The gardening side of the business has grown and The Potting Studio now runs a small crew of employees. Her style is, above all else, to be colorful and bold. And break a few norms along the way. 

Cheryl was elected to the board of the Kalispell Farmers Market two years ago and recently became its president. She enjoys working to expand and make the market successful. The market looks to support assorted cottage industries and always seeks more vendors to sell fruits, vegetables, baked goods, and arts and crafts. You don’t have to be a farmer – if you have a garden that produces more than you can use, you can come for one market and sell your extra fruits and vegetables.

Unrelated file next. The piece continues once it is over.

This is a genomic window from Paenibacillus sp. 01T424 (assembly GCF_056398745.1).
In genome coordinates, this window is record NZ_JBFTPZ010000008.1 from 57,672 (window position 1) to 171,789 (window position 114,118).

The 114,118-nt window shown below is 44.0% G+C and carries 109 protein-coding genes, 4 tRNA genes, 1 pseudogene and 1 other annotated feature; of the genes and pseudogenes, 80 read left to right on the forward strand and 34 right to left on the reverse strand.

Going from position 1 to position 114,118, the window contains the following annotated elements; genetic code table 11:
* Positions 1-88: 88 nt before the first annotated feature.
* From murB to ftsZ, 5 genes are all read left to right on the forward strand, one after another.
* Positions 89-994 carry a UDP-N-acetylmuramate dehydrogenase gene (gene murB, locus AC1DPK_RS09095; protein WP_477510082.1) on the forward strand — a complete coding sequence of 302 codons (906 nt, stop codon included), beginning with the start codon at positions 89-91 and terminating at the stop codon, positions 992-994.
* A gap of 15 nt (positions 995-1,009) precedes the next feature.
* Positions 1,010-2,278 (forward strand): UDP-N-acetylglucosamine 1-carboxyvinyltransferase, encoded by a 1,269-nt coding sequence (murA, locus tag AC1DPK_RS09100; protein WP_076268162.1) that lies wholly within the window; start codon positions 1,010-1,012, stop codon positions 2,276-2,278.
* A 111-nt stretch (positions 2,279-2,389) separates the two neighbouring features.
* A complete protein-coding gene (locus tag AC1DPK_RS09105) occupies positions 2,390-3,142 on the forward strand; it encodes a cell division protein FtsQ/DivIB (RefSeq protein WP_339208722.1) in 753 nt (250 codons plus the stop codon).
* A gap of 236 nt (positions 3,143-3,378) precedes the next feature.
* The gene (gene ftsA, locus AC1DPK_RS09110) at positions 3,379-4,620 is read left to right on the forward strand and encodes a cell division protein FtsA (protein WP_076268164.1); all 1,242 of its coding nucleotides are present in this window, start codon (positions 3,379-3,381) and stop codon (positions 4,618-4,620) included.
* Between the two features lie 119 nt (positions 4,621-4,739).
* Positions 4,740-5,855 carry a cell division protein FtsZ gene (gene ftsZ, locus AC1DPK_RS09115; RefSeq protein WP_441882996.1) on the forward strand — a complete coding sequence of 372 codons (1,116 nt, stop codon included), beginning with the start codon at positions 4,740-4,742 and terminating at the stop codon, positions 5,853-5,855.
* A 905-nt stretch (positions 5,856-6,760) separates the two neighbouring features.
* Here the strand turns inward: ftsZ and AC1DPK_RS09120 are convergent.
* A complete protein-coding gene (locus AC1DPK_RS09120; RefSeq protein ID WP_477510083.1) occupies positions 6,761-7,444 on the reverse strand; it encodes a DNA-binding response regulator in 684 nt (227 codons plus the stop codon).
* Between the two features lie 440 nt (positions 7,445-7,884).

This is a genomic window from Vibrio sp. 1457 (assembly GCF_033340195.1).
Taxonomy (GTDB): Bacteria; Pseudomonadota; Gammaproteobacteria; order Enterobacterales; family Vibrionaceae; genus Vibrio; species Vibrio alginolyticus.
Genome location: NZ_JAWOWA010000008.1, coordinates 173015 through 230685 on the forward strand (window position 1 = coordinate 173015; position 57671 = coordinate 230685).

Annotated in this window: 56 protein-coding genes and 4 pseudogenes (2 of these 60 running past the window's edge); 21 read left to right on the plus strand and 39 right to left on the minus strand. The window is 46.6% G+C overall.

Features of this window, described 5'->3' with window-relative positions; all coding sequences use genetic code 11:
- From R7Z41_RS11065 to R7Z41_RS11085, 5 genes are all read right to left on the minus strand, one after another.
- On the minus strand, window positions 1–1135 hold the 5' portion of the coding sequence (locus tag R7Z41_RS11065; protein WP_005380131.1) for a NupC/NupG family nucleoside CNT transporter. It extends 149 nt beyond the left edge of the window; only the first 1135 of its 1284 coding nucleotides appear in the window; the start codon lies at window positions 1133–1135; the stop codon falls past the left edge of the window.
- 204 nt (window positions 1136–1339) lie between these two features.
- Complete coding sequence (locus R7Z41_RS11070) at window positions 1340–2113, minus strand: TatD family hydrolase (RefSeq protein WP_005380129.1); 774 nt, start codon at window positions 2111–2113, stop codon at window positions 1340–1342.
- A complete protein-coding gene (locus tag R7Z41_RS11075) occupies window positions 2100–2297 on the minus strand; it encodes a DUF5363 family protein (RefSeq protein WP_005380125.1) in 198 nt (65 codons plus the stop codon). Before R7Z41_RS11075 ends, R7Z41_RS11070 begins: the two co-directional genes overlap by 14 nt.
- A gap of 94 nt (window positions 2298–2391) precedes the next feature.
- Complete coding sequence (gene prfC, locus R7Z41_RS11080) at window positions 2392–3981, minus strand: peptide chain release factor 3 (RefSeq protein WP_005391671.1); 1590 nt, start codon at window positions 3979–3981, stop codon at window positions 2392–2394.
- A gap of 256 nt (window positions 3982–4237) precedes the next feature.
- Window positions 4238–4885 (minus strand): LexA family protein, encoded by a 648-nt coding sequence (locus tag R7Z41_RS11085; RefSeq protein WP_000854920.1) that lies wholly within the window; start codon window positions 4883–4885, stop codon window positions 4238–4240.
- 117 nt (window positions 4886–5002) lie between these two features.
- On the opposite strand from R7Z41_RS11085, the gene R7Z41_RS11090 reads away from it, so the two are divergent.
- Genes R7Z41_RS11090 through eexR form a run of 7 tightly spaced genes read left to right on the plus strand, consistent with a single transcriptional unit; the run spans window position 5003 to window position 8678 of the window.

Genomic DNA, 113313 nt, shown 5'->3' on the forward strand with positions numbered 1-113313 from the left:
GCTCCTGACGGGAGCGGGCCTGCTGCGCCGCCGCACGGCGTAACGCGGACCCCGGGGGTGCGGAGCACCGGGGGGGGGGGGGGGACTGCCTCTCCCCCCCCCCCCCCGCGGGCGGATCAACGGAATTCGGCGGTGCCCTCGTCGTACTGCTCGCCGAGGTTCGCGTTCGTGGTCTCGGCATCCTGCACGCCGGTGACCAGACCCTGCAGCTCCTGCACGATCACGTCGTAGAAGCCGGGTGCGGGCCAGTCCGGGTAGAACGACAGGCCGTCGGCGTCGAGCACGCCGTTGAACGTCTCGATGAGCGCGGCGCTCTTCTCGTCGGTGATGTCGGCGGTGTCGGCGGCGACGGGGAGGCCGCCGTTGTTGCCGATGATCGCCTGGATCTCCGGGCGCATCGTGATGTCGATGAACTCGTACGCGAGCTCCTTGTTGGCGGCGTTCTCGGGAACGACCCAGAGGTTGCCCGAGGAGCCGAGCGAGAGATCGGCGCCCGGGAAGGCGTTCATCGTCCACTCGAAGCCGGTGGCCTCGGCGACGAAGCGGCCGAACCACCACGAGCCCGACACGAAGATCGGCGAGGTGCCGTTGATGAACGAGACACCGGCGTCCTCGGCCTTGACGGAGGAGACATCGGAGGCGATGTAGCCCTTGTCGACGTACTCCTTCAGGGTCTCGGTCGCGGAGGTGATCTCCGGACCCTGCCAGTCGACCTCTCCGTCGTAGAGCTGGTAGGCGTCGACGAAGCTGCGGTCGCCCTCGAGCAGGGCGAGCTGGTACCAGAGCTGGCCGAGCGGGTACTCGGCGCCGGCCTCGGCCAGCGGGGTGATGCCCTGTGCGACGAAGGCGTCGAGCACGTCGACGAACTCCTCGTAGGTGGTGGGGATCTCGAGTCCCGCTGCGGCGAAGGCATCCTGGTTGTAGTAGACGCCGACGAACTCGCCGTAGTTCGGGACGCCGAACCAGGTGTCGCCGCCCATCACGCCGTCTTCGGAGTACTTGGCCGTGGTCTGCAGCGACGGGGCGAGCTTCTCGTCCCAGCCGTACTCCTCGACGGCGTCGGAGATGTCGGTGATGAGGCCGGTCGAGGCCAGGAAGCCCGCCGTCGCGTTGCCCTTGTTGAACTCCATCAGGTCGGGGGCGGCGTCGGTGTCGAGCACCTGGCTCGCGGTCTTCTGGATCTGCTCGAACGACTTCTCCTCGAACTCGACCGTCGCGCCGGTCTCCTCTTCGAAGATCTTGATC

Even with all that’s going on in life, there is a determination to keep to her roots of growing flowers in her greenhouse. She tries to remind herself to stop and smell the roses – the daisies, the petunias, the pansies. After all, there is “Never Enough Flowers!”

Cheryl is reminiscent of Miss Rumphius from the children’s picture book. Alice Rumphius wanted to travel, live by the sea, and do something to make the world more beautiful. And she did!

You can stop by and visit Cheryl at Kalispell Farmers Market (kalispellfarmersmarket.org) on Saturday mornings or reach her at (406) 250-7236. Find The Potting Studio and the Kalispell Farmers Market on Facebook.